How To Implement a Staff Uniform Policy
Uniform policies are a necessity in larger organisations, but they can be very useful in small to medium sized businesses too. A uniform policy explains how the company uniform should be worn, what is acceptable (and what is not), and the implications if these guidelines are breached. We break down the benefits, what to include and a free uniform policy template to get you started.
There are many aspects to a successful uniform program. You need to curate a specific "look" for your uniforms that aligns with your brand, ensure the various departments in your business are catered for, ensure that seasonal uniforms are included, ensuring the uniforms are fit for purpose, are high quality, fit with your budget, and consistent quality and colour. This should be outlined in your uniform design brief.
It can be very overwhelming. So it's understandable that once you rollout your new uniform, you protect its integrity by implementing a uniform policy so staff understand the expectations of them relating to their staff uniform.
The advantages of having a uniform policy
Some workplace environments dictate the dress code or uniforms required to be worn. This is particularly relevant if your team are required to wear compulsory hi-vis clothing or PPE due to workplace hazards. Another example is that it may not be safe for visitors to a factory to wear a tie or loose clothing near machinery, or wear particular footwear on certain surfaces.
Providing a document that clearly outlines the workplace standard relevant to the corporate dress has a number of benefits:
- When workers associate their uniform and grooming with a particular standard it can also foster a certain level of professionalism, which can positively impact performance.
- Employees clearly understand what is being asked of them so there is no confusion, leading to difficult conversations with managers.
- Strengthens the perception and awareness of the corporate brand.
- Ensures consistency across the business - colour, quality and how staff present themselves.
- Uniform policies allow you to define specific requirements for different business units which requires specific considerations be made to their uniform.
- Demonstrate your business' commitment to staff wellbeing and safety.
The difference between a Dress Code and a Uniform Policy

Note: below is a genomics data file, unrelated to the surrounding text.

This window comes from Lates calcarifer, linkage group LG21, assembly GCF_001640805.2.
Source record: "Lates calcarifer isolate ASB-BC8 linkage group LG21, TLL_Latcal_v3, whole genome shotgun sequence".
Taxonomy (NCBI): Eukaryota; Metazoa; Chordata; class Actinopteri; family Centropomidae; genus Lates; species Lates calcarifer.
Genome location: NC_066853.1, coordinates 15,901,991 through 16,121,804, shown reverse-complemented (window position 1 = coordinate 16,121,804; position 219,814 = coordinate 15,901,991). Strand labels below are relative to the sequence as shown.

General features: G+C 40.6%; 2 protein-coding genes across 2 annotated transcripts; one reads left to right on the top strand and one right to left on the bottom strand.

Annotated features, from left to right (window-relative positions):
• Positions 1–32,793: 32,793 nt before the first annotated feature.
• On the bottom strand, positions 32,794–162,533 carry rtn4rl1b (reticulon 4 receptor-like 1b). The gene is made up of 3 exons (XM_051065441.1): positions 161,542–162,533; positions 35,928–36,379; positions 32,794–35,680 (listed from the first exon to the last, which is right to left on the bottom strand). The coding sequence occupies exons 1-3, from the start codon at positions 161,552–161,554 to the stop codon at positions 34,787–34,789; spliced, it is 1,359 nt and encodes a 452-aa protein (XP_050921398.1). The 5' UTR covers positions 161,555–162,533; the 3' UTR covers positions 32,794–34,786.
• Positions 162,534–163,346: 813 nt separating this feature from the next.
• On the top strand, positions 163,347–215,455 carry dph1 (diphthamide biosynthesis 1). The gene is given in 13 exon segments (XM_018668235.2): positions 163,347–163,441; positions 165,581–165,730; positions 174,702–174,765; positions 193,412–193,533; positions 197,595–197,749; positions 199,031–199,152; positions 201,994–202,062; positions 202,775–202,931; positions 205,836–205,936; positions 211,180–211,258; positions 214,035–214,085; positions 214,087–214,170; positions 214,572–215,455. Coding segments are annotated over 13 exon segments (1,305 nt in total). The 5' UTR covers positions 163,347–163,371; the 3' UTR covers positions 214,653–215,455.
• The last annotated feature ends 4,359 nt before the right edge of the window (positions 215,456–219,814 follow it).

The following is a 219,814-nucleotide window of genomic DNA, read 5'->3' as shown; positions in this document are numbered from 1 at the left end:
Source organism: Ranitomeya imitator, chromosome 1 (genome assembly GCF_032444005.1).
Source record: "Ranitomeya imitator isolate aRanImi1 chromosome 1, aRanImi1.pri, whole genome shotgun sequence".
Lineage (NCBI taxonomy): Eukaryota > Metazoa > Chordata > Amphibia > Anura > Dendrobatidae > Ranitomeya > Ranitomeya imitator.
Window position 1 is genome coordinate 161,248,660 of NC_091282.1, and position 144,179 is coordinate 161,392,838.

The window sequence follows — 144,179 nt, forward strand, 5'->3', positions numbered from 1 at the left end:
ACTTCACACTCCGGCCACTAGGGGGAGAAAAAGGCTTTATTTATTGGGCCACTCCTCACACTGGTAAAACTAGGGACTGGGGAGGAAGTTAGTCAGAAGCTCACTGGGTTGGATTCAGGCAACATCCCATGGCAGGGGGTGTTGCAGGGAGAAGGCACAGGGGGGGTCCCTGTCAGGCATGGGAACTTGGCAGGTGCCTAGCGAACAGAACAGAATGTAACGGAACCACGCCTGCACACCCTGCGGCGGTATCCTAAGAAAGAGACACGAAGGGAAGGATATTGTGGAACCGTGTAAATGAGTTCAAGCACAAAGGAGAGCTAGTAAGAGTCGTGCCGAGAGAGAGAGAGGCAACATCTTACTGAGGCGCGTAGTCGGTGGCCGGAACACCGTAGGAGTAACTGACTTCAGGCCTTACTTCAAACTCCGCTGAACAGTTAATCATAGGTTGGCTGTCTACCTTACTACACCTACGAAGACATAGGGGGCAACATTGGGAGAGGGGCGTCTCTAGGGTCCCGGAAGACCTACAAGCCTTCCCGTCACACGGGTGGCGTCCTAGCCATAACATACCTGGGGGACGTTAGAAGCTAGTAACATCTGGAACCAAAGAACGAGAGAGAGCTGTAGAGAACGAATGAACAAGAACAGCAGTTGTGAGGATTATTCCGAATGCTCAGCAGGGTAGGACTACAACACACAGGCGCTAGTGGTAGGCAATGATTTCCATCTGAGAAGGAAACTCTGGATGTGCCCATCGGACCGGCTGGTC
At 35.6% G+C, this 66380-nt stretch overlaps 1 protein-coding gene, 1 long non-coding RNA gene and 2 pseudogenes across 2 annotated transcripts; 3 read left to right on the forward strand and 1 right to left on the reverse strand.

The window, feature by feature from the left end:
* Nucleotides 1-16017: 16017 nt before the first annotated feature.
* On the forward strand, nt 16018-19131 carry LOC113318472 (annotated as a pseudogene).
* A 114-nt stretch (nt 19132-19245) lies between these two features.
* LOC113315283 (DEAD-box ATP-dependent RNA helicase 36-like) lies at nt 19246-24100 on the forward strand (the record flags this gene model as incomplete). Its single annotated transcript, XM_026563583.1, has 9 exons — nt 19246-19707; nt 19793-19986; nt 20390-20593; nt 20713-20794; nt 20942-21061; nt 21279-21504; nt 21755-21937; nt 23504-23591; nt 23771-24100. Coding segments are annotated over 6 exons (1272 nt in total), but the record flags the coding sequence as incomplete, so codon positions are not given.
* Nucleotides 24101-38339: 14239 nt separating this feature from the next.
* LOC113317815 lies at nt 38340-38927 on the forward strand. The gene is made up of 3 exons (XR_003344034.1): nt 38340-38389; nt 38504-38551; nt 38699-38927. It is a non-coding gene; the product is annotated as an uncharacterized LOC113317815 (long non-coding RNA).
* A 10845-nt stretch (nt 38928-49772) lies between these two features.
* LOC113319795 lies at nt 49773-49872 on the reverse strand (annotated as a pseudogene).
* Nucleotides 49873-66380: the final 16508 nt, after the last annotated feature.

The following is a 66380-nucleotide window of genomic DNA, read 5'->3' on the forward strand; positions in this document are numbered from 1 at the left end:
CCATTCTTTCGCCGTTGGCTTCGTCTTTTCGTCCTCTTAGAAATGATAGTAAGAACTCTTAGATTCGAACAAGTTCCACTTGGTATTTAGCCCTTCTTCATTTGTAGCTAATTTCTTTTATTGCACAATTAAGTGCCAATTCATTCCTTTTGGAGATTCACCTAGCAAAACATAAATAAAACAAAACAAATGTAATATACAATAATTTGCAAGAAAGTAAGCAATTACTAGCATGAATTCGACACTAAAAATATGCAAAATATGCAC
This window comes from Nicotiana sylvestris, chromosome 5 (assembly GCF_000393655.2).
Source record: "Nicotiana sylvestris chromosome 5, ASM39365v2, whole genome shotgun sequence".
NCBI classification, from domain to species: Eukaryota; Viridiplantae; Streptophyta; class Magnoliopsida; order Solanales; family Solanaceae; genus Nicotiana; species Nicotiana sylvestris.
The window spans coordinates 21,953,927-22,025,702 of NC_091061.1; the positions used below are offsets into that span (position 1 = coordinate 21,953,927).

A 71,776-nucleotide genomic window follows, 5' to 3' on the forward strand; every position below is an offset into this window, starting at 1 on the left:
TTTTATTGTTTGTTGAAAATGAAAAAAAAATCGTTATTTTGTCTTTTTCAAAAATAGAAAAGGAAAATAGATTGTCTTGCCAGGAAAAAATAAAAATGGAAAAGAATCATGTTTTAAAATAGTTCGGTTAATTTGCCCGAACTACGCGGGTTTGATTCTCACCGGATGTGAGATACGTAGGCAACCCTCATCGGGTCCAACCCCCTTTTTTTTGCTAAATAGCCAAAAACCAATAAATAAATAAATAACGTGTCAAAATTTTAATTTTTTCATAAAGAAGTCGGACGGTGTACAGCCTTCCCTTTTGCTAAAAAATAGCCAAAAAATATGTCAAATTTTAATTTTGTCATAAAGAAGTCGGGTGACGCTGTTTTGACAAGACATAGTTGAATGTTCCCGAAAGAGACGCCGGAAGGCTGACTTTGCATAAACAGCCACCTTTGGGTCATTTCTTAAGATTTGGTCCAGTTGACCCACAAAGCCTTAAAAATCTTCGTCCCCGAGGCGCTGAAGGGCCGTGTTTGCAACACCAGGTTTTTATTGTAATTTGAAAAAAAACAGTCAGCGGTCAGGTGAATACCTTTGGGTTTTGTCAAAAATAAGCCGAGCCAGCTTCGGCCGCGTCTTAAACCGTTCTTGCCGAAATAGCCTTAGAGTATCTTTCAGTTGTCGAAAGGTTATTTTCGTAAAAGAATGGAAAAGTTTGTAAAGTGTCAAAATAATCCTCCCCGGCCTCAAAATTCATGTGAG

There is a difference between a work dress code and a uniform.
A dress code outlines the type and style of clothing permitted to be worn at work. Employers usually have a Dress Code Policy that outlines their requirements and rules. These may include the presentation and condition of clothing worn to work, revealing or offensive clothing. It might also indicate a specific style to be worn, for example "smart casual". In addition to the clothing itself, a corporate dress code policy may also cover footwear, jewellery, hairstyles and length, tattoos and body piercing.
Uniforms are usually compulsory and stipulate employees (or a specified role or business unit) to wear the same type of clothing. Some awards and enterprise agreements contain provisions covering the supply, wearing, replacement and laundry of uniforms. Some businesses provide for employees to be paid a “uniform allowance”. Employers are entitled to set uniform standards and require employees to comply. Download our free uniform policy template – it's fully editable to make it your own.
If you have (or are developing) a Uniform Policy, check that you are observing these 4 rules:
1. Include it in contractual documents
The uniform, and its use, must be written into the employment contract. You should also include it in your company policy and procedure manual. Some companies also have a Uniform Policy which allows you to be specific about the expectations. There should be no doubt that the employee fully understands that wearing a uniform is a condition of employment and you have been clear about the consequences if they do not comply.
2. Be clear who is financially responsible for the uniform